Archive for November, 2009

Head Up

Posted in Uncategorized on November 30, 2009 by Jay

I’m sure many of you have heard, but if not, 4 police officers were killed in Washington state today.

There have been more updates, but thats the particular article I want to link to for a reason.

I want you to put yourself in those officers shoes for a minute. Your in uniform, fixing to start your shift, so your lazily kickin’ back, drinking a cup of coffee, joking around, maybe on your department laptop checking email or filling out a report.

Sounds fun? Just relaxin’ and blowing off a little steam before you go on shift?

From the reports I’ve read, that is what killed those officers.

They didn’t have their heads up, weren’t actively involved in their surroundings, and simply weren’t paying attention. Fortunately, one of the officers did get a shot off and shot the shooter through-and-through in the abdomen.

I am very sorry for their families, but this is something we all can learn from, Police, CCW, or not. I’m sure Caleb would agree.

Keep your heads up, stay aware, and always make sure you have a quick way out. When someone starts shooting, or even before the shooting starts, this could save a lot of lives, be it you’ve got a CCW and can return fire, or you can safely get as many people out as possible.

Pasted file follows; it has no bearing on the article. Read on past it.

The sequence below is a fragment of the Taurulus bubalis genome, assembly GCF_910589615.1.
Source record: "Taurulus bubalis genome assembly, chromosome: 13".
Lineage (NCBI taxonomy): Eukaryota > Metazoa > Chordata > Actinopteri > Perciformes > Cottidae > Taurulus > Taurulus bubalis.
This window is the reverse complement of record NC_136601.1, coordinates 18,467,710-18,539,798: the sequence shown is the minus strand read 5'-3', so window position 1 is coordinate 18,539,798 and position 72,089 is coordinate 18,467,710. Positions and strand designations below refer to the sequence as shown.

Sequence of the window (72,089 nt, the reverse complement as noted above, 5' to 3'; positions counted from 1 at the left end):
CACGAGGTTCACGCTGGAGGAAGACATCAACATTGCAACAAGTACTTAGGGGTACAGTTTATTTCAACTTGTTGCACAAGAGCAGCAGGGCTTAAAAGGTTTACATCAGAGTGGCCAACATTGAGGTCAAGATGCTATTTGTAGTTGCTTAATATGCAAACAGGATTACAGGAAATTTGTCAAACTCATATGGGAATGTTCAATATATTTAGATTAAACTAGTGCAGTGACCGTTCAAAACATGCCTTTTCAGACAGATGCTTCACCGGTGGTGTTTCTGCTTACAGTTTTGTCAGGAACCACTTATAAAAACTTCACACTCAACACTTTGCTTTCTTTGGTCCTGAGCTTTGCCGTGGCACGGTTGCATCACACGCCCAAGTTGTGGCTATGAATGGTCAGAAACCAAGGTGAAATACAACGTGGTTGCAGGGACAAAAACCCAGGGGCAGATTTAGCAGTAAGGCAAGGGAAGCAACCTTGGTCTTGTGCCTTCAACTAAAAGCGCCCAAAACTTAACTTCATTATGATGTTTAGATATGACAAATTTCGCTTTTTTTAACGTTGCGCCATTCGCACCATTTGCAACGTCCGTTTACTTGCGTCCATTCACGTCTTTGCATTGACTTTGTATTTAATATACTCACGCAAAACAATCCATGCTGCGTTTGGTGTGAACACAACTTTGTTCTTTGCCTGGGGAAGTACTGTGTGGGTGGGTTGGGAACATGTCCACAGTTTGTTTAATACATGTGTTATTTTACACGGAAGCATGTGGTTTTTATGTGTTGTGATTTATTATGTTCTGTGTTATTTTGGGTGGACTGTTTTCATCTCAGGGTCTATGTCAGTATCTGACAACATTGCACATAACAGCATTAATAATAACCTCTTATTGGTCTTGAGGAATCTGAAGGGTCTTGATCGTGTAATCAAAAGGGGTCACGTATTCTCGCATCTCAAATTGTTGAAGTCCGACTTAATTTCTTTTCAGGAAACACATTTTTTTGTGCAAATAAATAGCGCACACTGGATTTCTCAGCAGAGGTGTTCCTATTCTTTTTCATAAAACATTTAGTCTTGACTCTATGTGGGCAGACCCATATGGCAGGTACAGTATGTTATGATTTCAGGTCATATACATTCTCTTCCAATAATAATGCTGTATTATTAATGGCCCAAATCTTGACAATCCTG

One of the most famous police shoot outs in history, the North Hollywood bank robbery in 1997, started because a pair of patrol officers in a squad car saw the robbers enter the bank with AK47s.

The most important thing, be it CCW or not, is be an expert witness when the police arrive. We all know about firearms. Put that knowledge to good use and help end the situation that much quicker.



Posted in Uncategorized on November 27, 2009 by Jay

Most families have a traditional tradition during Thanksgiving. Maybe its Dad getting to carve the turkey, Grampa watching a football game on the television, or Mom in the kitchen for 2 days cooking and getting everything ready for Thanksgiving.

For my family, we’ve always been off of center where Thanksgiving traditions are concerned. For example, we’ve never had turkey on thanksgiving, for as far back as I can remember. Instead of the usual pies and cobblers, we have milkshakes, sundaes, or just a big ole bowl of ice cream. Dressing? Pfff, we had macaroni and cheese. So, our tradition, is being non-traditional.

Another tradition we have is the day of or the day after Thanksgiving, we have a bon fire and go shooting, and shoot well into the night. We roast marshmallows and hot dogs, make smores, and shoot at stuff like empty soda cans, or the more usual paper targets. Whats always fun though, is the night shooting. It’s awesome to actually see the round hit a metal target and fragment, or see a hot shell eject out of a pistol or rifle.